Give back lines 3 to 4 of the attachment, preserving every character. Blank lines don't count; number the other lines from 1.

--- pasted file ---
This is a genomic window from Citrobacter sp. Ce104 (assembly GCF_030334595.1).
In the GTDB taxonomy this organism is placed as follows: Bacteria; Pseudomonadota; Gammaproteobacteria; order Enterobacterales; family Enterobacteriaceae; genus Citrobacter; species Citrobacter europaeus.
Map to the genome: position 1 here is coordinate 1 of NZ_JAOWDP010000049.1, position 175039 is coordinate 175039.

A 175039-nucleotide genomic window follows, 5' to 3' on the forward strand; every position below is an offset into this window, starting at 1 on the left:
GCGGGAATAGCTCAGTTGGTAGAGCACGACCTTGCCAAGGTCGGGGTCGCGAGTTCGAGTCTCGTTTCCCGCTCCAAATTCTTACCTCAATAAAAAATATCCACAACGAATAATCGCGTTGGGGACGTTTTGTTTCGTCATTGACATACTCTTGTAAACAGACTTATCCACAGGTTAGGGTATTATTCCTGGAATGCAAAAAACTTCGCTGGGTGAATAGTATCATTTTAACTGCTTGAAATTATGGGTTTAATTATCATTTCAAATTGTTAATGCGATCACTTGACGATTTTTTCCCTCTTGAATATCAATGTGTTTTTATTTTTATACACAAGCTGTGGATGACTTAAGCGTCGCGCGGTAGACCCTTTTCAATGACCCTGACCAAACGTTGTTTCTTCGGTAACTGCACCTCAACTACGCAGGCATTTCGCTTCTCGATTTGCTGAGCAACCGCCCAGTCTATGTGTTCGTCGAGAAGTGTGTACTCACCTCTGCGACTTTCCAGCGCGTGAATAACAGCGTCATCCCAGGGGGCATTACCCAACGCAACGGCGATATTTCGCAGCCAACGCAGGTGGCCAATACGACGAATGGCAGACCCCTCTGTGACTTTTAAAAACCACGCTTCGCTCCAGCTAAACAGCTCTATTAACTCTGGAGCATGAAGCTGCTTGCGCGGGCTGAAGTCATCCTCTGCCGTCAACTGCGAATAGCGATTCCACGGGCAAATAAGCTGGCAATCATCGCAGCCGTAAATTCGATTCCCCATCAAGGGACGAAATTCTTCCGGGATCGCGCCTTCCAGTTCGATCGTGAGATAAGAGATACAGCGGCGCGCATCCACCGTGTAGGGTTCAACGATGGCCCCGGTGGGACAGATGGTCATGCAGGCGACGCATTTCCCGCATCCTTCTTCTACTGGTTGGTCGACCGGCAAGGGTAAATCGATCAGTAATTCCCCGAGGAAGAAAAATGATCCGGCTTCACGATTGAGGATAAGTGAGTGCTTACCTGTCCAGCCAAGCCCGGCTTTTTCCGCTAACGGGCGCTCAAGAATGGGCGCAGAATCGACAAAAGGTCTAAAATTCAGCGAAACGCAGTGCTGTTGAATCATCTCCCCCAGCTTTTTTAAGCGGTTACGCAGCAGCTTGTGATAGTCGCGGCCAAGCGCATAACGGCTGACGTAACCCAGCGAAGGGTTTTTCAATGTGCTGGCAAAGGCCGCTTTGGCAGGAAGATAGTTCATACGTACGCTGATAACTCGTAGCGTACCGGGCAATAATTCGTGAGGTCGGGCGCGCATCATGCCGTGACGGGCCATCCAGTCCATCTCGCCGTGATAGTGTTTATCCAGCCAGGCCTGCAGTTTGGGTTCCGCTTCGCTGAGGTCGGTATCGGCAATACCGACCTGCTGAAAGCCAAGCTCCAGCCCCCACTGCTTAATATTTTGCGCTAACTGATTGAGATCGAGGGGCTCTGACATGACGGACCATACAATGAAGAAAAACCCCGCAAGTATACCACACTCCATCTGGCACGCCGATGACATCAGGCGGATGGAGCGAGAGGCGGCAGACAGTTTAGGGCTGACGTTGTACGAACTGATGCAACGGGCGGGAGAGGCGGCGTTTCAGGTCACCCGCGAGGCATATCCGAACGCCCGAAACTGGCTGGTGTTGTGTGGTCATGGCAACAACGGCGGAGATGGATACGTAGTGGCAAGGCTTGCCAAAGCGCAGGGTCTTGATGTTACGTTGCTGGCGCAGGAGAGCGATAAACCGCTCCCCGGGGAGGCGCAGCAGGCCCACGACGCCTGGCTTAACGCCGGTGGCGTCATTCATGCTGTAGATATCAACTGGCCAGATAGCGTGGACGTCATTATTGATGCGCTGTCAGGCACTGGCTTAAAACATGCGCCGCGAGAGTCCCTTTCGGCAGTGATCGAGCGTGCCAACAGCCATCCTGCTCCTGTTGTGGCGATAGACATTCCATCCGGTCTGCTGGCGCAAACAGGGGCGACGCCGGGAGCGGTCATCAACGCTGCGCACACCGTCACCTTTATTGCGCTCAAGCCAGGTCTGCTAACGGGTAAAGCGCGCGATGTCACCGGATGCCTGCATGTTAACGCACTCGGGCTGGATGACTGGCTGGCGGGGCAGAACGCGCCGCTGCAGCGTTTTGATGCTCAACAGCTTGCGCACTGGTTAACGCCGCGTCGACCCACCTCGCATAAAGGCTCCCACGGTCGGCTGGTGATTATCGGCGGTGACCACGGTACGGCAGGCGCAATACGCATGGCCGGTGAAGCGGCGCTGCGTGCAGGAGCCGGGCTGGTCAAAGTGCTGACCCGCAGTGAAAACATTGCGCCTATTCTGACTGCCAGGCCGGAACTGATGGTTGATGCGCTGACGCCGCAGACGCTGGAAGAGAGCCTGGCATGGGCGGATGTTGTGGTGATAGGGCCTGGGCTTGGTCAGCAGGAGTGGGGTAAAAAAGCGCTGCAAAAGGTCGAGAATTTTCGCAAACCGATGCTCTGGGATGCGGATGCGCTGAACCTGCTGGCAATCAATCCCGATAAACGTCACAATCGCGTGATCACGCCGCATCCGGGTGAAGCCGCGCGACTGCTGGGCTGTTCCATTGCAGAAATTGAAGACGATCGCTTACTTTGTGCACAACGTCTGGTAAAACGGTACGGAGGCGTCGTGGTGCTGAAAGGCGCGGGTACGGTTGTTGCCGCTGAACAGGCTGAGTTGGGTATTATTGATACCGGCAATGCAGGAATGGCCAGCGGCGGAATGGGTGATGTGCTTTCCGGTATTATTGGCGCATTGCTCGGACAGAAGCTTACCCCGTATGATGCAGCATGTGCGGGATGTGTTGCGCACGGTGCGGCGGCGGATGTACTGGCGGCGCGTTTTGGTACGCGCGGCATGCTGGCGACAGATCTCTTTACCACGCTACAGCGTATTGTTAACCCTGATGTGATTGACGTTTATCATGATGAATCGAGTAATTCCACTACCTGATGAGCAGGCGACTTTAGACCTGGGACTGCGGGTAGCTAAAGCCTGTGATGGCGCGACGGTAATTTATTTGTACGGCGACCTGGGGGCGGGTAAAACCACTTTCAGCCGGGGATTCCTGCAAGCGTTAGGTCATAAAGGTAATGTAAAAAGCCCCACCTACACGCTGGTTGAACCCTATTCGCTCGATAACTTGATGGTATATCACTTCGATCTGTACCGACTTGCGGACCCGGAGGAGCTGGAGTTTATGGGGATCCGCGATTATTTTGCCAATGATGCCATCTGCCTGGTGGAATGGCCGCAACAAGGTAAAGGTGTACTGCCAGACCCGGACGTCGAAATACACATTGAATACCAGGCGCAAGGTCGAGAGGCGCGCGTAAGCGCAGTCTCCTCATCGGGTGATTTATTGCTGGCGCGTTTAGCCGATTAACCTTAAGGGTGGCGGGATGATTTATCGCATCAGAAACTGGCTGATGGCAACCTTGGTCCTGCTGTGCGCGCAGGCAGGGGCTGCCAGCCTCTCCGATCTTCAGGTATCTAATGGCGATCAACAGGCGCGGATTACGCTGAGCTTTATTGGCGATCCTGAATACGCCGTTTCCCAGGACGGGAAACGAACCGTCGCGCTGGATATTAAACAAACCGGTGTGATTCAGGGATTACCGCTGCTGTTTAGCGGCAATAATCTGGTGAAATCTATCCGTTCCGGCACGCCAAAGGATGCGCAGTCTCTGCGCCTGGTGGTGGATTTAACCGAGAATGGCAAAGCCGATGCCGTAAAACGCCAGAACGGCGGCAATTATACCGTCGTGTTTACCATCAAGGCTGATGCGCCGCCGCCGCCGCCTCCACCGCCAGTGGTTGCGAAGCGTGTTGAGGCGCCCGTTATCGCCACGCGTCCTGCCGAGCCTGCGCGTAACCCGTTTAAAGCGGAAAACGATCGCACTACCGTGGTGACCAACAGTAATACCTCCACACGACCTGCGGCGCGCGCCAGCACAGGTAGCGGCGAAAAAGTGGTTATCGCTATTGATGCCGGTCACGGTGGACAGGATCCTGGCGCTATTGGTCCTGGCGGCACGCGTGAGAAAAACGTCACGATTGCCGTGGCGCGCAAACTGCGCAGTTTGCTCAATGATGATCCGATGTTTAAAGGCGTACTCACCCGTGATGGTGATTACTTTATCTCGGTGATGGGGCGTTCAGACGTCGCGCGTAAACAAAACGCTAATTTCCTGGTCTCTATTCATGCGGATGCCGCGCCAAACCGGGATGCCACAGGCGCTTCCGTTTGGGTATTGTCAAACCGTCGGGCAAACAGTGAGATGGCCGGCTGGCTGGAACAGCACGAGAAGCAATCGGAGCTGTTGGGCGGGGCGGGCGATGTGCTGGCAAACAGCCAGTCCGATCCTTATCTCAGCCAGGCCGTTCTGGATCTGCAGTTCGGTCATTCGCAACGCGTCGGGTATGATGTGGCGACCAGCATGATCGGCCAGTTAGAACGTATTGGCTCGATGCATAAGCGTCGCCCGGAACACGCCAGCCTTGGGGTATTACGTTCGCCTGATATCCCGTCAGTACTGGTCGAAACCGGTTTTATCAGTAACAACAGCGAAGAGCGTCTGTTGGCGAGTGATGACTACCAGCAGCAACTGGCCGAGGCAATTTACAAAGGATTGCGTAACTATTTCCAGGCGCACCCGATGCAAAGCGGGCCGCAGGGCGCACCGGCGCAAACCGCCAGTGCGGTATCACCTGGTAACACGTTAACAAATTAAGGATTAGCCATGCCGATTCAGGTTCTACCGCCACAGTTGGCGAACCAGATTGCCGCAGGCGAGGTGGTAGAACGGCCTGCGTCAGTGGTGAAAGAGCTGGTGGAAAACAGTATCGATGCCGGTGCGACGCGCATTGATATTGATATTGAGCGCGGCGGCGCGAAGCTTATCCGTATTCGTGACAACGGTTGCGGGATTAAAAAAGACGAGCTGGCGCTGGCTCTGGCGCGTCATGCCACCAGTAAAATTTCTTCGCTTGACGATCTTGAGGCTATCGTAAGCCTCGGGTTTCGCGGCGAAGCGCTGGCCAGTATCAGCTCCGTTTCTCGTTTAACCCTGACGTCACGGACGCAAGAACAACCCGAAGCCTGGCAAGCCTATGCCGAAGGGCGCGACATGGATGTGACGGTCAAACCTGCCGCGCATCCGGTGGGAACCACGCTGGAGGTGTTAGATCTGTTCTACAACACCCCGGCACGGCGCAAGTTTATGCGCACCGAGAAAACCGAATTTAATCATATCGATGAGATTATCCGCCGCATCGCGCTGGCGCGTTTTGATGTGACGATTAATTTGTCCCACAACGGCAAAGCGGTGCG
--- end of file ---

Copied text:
Map to the genome: position 1 here is coordinate 1 of NZ_JAOWDP010000049.1, position 175039 is coordinate 175039.

A 175039-nucleotide genomic window follows, 5' to 3' on the forward strand; every position below is an offset into this window, starting at 1 on the left: